The Bay Area Toll Authority (BATA), a division of the MTC, is expected to approve a $1.3 million contract with TY Lin International consulting to prepare a Project Study Report (PSR) that would analyze the feasibility of adding two pedestrian and bicycle paths on the west span of the Bay Bridge (PDF). TY Lin is already a contractor on the new east span of the Bay Bridge being constructed between Yerba Buena Island and Oakland.
The PSR will build on the massive feasibility study completed for Caltrans in 2001 that analyzes various options for construction of the path, which was projected to cost between $160-390 million in 2001 dollars. The cheaper estimate would cover just a path, while the higher cost would include simultaneously replacing the roadway structure.
By funding a PSR study, BATA staff is making an important
administrative decision that will move the path one step closer to
realization, shifting it into a category of projects that could be built should funding become available, a move that caught some bicycle advocates off guard.
"Maybe they felt sorry for us sitting there with our big pleading eyes, fifteen years down the line with nothing to show for it," said Andy Thornley, SFBC’s Program Director, with a smile. "Because staff initiated this and because they don’t need to find new money to fund the PSR, we think it will go through."
Thornley also noted that any further delay could spell trouble for the path touchdown locations. With development around the bridge, one of the touchdowns from the 2001 study is already impossible.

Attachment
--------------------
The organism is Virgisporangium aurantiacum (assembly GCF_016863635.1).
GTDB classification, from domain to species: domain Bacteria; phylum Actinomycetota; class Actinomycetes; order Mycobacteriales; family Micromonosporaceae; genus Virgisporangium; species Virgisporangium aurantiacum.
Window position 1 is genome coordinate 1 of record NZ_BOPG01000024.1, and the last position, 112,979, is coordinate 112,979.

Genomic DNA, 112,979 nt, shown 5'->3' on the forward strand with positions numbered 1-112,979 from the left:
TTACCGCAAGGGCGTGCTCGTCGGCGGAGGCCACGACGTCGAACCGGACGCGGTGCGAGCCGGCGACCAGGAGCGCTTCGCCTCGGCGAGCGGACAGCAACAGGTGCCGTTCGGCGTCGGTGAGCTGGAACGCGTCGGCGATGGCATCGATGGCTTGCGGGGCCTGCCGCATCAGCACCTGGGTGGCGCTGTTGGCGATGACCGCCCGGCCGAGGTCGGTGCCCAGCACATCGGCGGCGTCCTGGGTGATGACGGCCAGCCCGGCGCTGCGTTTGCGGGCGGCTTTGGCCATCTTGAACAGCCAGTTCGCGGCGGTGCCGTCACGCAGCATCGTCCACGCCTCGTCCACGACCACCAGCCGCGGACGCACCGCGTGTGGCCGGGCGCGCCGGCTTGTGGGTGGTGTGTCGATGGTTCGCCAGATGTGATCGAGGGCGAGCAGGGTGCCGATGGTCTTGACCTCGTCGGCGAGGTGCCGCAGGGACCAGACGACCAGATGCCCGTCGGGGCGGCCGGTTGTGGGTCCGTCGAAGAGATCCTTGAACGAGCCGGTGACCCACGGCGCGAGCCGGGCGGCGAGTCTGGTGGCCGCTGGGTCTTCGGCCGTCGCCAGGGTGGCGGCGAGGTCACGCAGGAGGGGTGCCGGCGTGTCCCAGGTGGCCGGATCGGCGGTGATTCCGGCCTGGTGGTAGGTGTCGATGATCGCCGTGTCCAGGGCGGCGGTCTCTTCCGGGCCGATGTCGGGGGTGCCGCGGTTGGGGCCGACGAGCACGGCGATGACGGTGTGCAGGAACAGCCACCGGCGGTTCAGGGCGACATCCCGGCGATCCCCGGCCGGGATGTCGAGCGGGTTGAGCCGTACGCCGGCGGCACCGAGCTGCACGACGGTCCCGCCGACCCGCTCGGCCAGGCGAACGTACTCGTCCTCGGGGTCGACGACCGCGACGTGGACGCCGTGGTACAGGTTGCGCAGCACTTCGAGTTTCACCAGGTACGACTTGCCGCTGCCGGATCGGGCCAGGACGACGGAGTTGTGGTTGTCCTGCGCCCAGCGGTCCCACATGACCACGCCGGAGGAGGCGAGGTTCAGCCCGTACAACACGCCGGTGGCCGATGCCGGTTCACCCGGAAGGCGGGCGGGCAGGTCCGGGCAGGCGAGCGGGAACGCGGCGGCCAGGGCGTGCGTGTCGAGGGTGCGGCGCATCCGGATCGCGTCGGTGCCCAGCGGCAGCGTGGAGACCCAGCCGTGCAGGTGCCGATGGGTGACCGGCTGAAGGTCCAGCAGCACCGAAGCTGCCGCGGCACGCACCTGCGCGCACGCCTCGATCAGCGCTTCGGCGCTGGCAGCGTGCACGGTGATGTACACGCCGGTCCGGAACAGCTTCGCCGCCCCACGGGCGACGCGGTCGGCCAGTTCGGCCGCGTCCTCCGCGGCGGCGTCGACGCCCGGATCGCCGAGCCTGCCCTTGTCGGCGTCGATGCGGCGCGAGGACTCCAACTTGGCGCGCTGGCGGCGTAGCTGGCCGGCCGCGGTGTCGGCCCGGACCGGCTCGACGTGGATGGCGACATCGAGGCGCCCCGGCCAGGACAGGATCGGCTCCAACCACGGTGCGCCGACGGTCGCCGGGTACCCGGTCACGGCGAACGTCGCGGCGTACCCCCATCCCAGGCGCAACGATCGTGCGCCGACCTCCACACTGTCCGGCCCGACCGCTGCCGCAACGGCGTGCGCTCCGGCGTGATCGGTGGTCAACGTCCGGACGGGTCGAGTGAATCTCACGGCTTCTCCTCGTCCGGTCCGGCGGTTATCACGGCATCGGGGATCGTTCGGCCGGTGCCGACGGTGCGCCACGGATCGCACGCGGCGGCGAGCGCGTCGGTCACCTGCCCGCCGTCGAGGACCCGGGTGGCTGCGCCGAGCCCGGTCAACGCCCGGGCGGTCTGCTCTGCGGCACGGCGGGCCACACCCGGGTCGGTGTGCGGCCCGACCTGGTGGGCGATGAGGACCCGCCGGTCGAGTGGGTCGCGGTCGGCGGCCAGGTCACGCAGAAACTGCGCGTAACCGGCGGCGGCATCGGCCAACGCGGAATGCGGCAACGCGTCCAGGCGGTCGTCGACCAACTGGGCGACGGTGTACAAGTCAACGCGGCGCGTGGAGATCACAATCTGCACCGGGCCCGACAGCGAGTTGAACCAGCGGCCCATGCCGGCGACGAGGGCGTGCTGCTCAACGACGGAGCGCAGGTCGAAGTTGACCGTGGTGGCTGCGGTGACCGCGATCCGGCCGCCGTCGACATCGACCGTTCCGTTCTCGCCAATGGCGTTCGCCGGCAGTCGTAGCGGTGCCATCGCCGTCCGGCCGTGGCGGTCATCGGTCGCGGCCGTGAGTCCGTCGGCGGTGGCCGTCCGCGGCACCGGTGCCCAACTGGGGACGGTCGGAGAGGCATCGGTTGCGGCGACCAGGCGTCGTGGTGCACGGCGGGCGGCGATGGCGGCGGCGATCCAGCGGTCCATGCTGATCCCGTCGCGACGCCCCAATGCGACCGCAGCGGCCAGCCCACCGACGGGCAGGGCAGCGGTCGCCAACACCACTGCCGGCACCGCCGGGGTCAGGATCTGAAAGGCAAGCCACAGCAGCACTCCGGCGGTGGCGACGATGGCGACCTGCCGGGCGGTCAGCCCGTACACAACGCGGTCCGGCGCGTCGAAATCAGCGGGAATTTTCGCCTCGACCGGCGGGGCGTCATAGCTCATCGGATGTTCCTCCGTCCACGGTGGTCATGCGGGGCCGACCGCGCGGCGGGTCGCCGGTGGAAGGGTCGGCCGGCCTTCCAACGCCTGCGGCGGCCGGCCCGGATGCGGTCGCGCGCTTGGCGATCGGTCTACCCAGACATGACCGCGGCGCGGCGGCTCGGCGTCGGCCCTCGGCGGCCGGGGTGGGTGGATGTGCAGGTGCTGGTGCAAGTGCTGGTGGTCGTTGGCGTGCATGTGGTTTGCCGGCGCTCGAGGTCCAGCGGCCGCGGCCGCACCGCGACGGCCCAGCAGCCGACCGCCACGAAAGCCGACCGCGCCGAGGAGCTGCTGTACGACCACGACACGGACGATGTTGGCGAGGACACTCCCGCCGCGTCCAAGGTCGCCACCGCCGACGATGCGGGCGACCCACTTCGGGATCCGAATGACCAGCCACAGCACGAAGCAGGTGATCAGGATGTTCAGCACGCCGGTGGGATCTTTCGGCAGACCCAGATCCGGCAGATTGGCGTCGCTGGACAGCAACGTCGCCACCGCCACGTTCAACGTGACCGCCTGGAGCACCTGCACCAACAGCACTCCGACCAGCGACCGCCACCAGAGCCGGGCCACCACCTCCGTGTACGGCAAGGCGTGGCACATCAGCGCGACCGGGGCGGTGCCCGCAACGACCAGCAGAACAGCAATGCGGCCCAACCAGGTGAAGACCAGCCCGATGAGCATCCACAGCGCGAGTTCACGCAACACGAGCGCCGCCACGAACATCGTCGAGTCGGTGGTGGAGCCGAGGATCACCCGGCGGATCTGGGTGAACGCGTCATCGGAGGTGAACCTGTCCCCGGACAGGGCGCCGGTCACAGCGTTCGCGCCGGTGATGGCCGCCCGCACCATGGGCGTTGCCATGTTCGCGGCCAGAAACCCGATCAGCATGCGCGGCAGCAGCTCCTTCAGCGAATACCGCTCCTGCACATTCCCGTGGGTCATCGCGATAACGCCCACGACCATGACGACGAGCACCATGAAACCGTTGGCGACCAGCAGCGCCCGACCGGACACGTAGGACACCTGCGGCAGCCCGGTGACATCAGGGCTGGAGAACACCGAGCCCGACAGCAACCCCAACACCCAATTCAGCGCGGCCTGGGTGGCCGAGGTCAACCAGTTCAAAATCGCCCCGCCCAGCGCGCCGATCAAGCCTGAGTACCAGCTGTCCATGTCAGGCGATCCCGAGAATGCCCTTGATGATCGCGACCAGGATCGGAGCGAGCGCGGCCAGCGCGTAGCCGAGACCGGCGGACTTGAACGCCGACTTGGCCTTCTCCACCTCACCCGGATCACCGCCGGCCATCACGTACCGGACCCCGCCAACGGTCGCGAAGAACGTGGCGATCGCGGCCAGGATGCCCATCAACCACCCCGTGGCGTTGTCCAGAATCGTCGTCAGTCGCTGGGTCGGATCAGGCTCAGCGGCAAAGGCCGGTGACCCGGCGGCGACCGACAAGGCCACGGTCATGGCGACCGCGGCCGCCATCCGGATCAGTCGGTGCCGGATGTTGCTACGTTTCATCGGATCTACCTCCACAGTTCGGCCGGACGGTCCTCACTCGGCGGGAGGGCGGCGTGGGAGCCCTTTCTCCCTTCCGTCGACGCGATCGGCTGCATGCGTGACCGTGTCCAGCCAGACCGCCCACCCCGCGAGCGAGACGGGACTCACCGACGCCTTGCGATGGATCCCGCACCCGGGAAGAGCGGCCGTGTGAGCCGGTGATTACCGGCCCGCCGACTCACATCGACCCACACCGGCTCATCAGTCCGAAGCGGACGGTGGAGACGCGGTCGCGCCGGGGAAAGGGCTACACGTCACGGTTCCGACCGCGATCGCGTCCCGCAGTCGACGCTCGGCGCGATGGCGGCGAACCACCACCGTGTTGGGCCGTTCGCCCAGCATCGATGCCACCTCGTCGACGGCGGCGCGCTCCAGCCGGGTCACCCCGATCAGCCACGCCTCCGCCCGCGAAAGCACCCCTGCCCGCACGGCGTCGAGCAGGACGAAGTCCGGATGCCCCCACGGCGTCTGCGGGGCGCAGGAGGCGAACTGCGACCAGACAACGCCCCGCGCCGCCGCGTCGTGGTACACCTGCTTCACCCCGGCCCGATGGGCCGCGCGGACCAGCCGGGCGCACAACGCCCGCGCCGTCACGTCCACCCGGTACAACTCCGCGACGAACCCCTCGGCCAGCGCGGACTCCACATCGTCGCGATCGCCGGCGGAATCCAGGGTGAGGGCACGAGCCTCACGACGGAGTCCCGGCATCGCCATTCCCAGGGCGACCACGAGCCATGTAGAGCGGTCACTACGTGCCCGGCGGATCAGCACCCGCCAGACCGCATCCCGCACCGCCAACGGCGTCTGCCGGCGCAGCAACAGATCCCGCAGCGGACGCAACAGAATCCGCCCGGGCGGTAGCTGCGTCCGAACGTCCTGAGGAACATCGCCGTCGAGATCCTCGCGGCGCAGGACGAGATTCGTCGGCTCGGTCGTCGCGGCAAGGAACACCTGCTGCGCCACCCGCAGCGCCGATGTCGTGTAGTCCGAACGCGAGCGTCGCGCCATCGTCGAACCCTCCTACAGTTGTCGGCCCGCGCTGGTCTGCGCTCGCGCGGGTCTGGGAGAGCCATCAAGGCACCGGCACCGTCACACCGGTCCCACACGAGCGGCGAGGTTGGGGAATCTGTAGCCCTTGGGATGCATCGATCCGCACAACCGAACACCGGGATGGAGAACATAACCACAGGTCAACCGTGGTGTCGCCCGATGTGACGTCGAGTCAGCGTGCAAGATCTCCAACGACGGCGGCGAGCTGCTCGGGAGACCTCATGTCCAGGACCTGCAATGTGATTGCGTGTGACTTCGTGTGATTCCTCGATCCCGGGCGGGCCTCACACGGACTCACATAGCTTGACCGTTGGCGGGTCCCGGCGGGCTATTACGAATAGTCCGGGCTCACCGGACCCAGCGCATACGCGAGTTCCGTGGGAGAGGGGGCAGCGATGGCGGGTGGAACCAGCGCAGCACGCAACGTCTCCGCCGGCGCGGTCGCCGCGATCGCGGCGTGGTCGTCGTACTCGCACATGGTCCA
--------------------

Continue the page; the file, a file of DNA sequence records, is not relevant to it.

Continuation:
Thornley said that Supervisor Chris Daly, Vice Chair of BATA, was supportive of the proposal before his committee. The path would connect Treasure Island with downtown, both of which are in Daly’s supervisorial district.
The new east span of the bridge, set to be completed by 2011, includes a bicycle and pedestrian path, though cyclists and advocates have complained that without constructing a path on the west span, the new east-span path will end at Yerba Buena and Treasure Islands, thus serving no transportation function for commuters.
"I think that if that path is built it will be one of the most popular walking and bicycling paths in the country overnight, and it will save Caltans money on maintenance because they will be able to stage maintenance vehicles on part of the path during the day," said Dave Snyder, Transportation Policy Director for SPUR.
Snyder said the PSR is important because it allows the proposal to finally be measured against other projects in the pipeline, but warned that scarce funding will make it a challenge to realize the project.
"The PSR is great because it gets the project initiated, but it will be an interesting conversation when it comes to funding," he said. "This will be competing with a lot of important transportation projects out there."